After the game the Athletic News explained, “The defeat of the Yorkshire “A” team by the Maoris was, so far as I am generally concerned, not unexpected, and I know that a great many persons shared the same anticipation. I need hardly say that it was not very welcome either, for Yorkshiremen, above all men, have a great dislike for defeat, nor matter what the circumstances may be.” They continued, “One would think…that the Yorkshire County Committeemen were a set of obtuse numbskulls, who were anxious to insult the Maoris, and set up the County as superior to the rest of the universe. The match, I must again point out, was a special one, arranged for the New Zealanders benefit, and will not count in the official county records of the season; and the County committee did perfectly right in seizing the opportunity of giving the young blood of the shire an opportunity of showing what it was capable. The real county match with the Maoris takes place next month, and the county will then be represented at its full strength. I shall be much surprised, too, if Yorkshire does not gain a signal victory, though the Maoris are by no means to be underrated.”
Determined not to be stung again by either defeat or criticism Yorkshire selected their first choice XV for the rematch on the 19th January 1889, which was played at Belle Vue, home of Wakefield Trinity.
The Yorkshire team included eight current or future internationals. Full Back, J. Dodd (Halifax), Three-quarters R.E. Lockwood, (Dewsbury), J.W. Sutcliffe (Heckmondwike), J. Bradley (Goole); Half backs, F. Bonsor (Bradford), W. Stadden (Dewsbury); Forwards, J. Binks (Wakefield Trinity), F. Lowrie (Wakefield Trinity), H. Bedford (Morley), G. Jackett (Hull), J.H. Jones (Wakefield Trinity), K. Holmes (Manningham), H. Wilkinson (Halifax), D. Jowett (Heckmondwike) and T. Else (Batley)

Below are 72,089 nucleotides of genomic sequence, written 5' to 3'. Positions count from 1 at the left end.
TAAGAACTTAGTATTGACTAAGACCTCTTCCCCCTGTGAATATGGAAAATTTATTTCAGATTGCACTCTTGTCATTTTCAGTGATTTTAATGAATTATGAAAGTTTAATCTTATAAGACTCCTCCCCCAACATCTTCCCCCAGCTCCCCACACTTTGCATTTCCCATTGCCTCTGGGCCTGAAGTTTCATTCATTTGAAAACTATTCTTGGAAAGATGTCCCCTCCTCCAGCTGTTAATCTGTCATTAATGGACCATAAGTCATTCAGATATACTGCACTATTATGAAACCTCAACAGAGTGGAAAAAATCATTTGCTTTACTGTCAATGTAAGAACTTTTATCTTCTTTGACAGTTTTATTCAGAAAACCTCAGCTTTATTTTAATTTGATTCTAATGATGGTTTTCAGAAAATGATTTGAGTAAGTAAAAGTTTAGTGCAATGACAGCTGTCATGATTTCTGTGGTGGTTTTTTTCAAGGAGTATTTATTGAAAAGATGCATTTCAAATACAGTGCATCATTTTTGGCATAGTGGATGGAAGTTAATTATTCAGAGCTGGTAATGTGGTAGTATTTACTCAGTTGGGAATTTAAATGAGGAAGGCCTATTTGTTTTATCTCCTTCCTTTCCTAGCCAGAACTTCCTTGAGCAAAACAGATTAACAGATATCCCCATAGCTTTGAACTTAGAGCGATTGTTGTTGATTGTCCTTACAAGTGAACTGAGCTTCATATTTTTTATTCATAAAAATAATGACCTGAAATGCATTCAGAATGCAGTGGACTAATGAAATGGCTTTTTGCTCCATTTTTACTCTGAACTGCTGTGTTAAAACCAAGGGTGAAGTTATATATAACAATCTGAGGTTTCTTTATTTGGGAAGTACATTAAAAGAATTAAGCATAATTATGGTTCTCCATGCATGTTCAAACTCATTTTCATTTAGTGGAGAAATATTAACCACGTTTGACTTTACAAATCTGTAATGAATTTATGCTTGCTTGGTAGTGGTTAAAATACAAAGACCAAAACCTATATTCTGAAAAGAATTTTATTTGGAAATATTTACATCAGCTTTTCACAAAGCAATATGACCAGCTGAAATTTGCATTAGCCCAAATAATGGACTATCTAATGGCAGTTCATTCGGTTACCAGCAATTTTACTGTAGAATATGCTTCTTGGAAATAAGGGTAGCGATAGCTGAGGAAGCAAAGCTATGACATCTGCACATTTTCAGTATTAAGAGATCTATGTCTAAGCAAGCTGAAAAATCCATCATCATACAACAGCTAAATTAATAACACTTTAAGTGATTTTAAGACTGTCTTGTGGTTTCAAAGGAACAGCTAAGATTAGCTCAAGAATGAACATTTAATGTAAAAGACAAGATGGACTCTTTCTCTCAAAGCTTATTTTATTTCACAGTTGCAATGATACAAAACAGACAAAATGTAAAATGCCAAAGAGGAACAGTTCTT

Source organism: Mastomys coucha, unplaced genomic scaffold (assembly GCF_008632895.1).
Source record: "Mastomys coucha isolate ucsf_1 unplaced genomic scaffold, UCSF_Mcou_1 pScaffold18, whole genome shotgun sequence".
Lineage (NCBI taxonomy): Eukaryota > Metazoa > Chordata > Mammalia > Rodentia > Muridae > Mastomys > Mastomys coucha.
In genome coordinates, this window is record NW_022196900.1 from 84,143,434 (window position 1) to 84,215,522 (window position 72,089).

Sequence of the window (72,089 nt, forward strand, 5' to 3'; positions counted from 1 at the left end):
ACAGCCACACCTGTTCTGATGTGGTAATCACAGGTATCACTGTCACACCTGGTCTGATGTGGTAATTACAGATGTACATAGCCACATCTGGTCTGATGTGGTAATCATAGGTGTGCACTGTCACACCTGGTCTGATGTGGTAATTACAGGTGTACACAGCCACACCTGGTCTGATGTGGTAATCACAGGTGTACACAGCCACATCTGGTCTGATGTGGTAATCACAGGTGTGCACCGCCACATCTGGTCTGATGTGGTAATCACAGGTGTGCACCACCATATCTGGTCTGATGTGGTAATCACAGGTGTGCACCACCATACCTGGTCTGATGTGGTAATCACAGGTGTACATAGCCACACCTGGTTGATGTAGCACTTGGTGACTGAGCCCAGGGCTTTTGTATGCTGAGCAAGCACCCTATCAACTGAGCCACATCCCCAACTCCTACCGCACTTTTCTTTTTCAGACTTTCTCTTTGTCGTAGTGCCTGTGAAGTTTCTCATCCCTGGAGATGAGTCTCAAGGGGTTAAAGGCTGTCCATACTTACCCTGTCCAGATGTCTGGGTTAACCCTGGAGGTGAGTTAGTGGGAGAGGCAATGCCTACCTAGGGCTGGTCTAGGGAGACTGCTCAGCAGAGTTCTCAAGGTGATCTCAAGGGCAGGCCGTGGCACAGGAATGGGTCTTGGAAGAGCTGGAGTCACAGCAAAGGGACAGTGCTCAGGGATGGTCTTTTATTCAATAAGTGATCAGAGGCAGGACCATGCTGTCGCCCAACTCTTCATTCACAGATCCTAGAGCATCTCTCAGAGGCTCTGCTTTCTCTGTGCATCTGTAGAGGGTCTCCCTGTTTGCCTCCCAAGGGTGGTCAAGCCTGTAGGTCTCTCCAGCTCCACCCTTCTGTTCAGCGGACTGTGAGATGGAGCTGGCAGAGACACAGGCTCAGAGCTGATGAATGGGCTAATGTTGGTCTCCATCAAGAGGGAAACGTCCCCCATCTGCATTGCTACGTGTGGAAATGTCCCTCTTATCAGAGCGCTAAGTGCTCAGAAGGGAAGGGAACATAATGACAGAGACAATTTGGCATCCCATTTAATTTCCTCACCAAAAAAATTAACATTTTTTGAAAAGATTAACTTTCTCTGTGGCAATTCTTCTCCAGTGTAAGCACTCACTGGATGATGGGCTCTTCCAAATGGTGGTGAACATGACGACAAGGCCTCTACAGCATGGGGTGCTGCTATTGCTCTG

The Birmingham Post explained, “The Northern shire has chosen its strongest side …and its very keen that the New Zealanders should feel its superiority, The defeat earlier in the season of what was in reality a second fifteen has, however filled our colonial visitors with courage and hope that they may be able to keep up the prestige they gained in that match.”
The Manchester Times made the comment that the New Zealanders “are evidently beginning to feel the effects of playing so many matches, and their record…is getting considerably disfigured.”
The rematch, in front of between 6,000 -12,000 (reports differ) spectators, was described as a fast and exciting game and it was soon evident that Yorkshire were the better side, leading at half time by three goals and one minor to one try and a minor. The pace did not relent for the second period when Yorkshire ran in another two goals, a try and five further minors, to the visitor’s one goal. The game finished, Yorkshire five goals, one try and six minors (16 points) to one goal, one try and one minor (4 points).
The Yorkshire Post reported, “Yorkshire …certainly played up to the reputation…both in and out of the scrimmage they held a decided advantage, the combination of the forwards being perfect, whilst the backs passed and ran in a style which did not fail to please the most exacting. The Maoris, on the other hand, showed a lack of science and a weakness in passing in comparison.”
It was the Natives biggest defeat of the tour. A month later, they played England at Blackheath and lost 7-0 in a controversial game. The Natives remarked that Yorkshire were a better side than England – a theory that would be tested a week later in a game between the County Champions and a rest of England team – which you can read about in a future blog.